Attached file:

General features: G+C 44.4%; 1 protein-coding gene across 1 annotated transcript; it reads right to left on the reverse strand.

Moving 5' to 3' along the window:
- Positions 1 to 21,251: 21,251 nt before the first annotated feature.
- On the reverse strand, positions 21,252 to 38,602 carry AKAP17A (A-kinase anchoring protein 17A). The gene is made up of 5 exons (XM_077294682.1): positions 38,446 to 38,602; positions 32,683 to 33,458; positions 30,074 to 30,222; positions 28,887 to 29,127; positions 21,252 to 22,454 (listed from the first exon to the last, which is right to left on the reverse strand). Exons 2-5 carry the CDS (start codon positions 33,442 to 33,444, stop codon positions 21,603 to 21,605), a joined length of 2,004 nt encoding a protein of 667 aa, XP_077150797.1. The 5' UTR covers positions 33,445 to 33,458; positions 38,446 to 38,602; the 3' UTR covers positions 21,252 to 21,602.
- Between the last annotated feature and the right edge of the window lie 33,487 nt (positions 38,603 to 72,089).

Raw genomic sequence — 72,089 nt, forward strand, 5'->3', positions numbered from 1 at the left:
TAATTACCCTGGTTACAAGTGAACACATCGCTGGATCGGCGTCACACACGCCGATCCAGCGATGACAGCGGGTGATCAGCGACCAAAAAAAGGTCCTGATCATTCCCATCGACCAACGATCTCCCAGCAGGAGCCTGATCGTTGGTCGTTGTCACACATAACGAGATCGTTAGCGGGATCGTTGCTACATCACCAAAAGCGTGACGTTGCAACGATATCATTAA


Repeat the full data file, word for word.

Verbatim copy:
General features: G+C 44.4%; 1 protein-coding gene across 1 annotated transcript; it reads right to left on the reverse strand.

Moving 5' to 3' along the window:
- Positions 1 to 21,251: 21,251 nt before the first annotated feature.
- On the reverse strand, positions 21,252 to 38,602 carry AKAP17A (A-kinase anchoring protein 17A). The gene is made up of 5 exons (XM_077294682.1): positions 38,446 to 38,602; positions 32,683 to 33,458; positions 30,074 to 30,222; positions 28,887 to 29,127; positions 21,252 to 22,454 (listed from the first exon to the last, which is right to left on the reverse strand). Exons 2-5 carry the CDS (start codon positions 33,442 to 33,444, stop codon positions 21,603 to 21,605), a joined length of 2,004 nt encoding a protein of 667 aa, XP_077150797.1. The 5' UTR covers positions 33,445 to 33,458; positions 38,446 to 38,602; the 3' UTR covers positions 21,252 to 21,602.
- Between the last annotated feature and the right edge of the window lie 33,487 nt (positions 38,603 to 72,089).

Raw genomic sequence — 72,089 nt, forward strand, 5'->3', positions numbered from 1 at the left:
TAATTACCCTGGTTACAAGTGAACACATCGCTGGATCGGCGTCACACACGCCGATCCAGCGATGACAGCGGGTGATCAGCGACCAAAAAAAGGTCCTGATCATTCCCATCGACCAACGATCTCCCAGCAGGAGCCTGATCGTTGGTCGTTGTCACACATAACGAGATCGTTAGCGGGATCGTTGCTACATCACCAAAAGCGTGACGTTGCAACGATATCATTAA